Over the weekend, Rep. Alexandria Ocasio-Cortez, D-N.Y., the Democratic Socialist and Fox News boogeywoman, sparked yet another conservative conniption when she took the stage at the South by Southwest festival in Austin, Texas and said the words “Reagan” and “racist” in the same paragraph.
“One perfect example – a perfect example – of how special interests and the powerful have pitted white working-class Americans against brown and black working Americans in order to just screw over all working-class Americans is Reaganism in the ’80s,” Ocasio-Cortez said during an interview at the conference.
She brought up one of Reagan’s favorite anecdotes from his 1976 presidential primary campaign (he lost to Gerald Ford that year) about a Chicago woman who was accused of fraudulently collecting public benefits under a variety of names. The newspapers called her the “welfare queen.”
“So you think about this image, ‘welfare queens,‘” Ocasio-Cortez continued, “and what [Reagan] was really trying to talk about… He’s painting this really resentful vision of essentially black women who were doing nothing, [who] were sucks on our country, right? … That’s not explicit racism, but it’s still rooted in racist caricature. It gives people a logical — a ‘logical’ — reason to say, ‘Oh, yeah, no. Toss out the whole safety net.’”
The response among Republicans was fast and furious, with dozens of commentators rushing to Twitter to defend Reagan, whom Republicans have sainted in the years since he left office.
“I first voted for Ronald Reagan in 1980,” wrote conservative pundit Tony Shaffer. “He unified all workers for their economic advantage and success.”“So THAT explains how Reagan carried 49 states in ’84,” added conservative radio host Larry Elder, sarcastically. “Black unemployment fell faster than did white unemployment. Black businesses grew faster than white-owned ones.”
I first voted for Ronald Reagan in 1980 – he unified all workers for their economic advantage and success – the Blue Dog democrats supported him and he was relected in a landslide 1984 – apparently @AOC believes that Orwell’s “1984” is a “how to” manual to rewrite history https://t.co/BjkyTkCQMf
— Tony Shaffer (@T_S_P_O_O_K_Y) March 10, 2019
“So THAT explains how Reagan carried 49 states in ’84,” added conservative radio host Larry Elder, sarcastically. “Black unemployment fell faster than did white unemployment. Black businesses grew faster than white owned ones.”
Watch @AOC accuse President Ronald Reagan of utilizing racism to “screw over all working-class Americans.” (Oh, so THAT explains how Reagan carried 49 states in ’84. Black unemployment fell faster than did white unemployment. Black businesses grew faster than white owned ones.) https://t.co/riEfomYr2e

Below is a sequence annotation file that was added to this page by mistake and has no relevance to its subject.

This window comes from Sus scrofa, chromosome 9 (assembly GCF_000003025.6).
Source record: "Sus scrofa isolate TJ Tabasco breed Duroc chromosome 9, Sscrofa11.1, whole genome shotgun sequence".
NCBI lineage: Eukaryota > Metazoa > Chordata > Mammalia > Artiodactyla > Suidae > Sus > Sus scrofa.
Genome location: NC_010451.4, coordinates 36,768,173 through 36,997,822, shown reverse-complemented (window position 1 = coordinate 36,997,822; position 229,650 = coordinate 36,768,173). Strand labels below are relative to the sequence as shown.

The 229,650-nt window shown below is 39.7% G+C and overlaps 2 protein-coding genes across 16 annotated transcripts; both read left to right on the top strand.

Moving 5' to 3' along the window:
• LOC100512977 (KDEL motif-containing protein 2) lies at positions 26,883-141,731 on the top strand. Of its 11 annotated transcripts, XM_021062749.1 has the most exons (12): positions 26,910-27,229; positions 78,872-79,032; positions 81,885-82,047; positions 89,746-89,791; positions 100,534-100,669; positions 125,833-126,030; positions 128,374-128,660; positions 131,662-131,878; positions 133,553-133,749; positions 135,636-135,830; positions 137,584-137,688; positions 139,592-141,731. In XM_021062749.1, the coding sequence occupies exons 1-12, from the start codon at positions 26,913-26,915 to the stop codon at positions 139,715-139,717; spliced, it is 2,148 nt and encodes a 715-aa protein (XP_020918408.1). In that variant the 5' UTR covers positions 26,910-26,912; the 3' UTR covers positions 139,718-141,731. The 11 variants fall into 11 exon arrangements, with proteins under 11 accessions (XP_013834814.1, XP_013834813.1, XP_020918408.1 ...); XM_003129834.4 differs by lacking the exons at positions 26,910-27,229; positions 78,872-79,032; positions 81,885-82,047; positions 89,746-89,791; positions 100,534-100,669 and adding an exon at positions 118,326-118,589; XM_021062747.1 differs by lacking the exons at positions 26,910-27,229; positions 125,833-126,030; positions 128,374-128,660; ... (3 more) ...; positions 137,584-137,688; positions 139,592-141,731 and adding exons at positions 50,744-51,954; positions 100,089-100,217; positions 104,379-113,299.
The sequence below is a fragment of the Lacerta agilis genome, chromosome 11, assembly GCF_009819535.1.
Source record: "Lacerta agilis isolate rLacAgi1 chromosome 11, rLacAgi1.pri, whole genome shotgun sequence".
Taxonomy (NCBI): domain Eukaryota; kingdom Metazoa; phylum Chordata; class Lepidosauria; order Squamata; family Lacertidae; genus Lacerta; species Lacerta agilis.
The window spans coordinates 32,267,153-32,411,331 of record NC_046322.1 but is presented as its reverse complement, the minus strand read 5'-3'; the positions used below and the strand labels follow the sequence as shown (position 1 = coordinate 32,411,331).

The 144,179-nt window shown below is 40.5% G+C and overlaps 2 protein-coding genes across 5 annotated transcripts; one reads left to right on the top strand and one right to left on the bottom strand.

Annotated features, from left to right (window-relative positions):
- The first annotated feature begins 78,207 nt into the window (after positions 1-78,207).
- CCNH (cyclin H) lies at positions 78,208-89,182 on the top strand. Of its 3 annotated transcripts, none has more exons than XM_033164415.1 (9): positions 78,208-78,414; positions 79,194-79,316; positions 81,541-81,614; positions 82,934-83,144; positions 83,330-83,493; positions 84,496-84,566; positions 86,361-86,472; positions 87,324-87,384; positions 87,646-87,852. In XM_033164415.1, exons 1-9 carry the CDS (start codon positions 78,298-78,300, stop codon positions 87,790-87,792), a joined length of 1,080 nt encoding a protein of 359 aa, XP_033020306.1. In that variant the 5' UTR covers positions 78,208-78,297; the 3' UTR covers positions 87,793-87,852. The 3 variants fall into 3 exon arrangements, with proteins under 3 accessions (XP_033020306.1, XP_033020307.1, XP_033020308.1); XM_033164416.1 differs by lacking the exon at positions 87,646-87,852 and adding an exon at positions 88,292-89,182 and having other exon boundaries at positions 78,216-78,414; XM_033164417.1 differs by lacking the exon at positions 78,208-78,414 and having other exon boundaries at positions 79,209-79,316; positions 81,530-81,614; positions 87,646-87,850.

— Larry Elder (@larryelder) March 10, 2019
“AOC says Reagan was a racist,” fumed Newsmax columnist James Hirsen, summing up the Republican rebuttal. “WTH is her definition of racist?”
So far, so predictable. But before the latest episode in America’s ongoing AOC melodrama concludes, it’s worth pausing to consider what it says about a larger problem in our politics. More than anything else — an example of how an emboldened Ocasio-Cortez is willing to criticize a Republican hero whose legacy even Barack Obama was reluctant to challenge; a case study in how conservative media outlets are gleefully demonizing the freshman congresswoman in order to drive traffic — the Reagan flap reveals how the left and the right talk about race today, and why they always seem to be talking past each other.
The difference between the two sides is simple but stark. The left believes policies — and the tactics used to promote them — can be racist. In contrast, the right seems to believe, or to choose to believe, that only people can be racist.
Consider what Ocasio-Cortez actually said at SXSW: that the “image” of “welfare queens” who were “doing nothing” but “suck[ing] on our country” was “rooted in racist caricature” and that Reagan used it to convince people to “toss out the whole safety net.” In other words, Reagan sold a policy proposal that would hurt a disproportionate number of minorities — cutting welfare and other social services — by tapping into stereotypes about African-American women. (For connoisseurs of historical irony, NPR has reported that the original “welfare queen,” who went by the name Linda Taylor as well as many others, may not even have been African-American.)
Next, consider what Ocasio-Cortez did not say: that Reagan himself was a “racist.” Rather than pretend she could see into the soul of a politician who died 15 years ago, she deployed the word “racist” to describe the “welfare queen” caricature — not the man who popularized it. She even said Reagan’s tactics were “not explicit racism.”
Ocasio-Cortez at South by Southwest in Austin, Texas, March 9, 2019. (Photo: Callaghan O’Hare/Bloomberg via Getty Images)
Now consider James Hirsen’s typically Republican reply: “AOC says Reagan was a racist. WTH [what the hell] is her definition of racist?” Hirsen chose to hear Ocasio-Cortez’s critique as a personal attack on Reagan himself — and to respond in kind.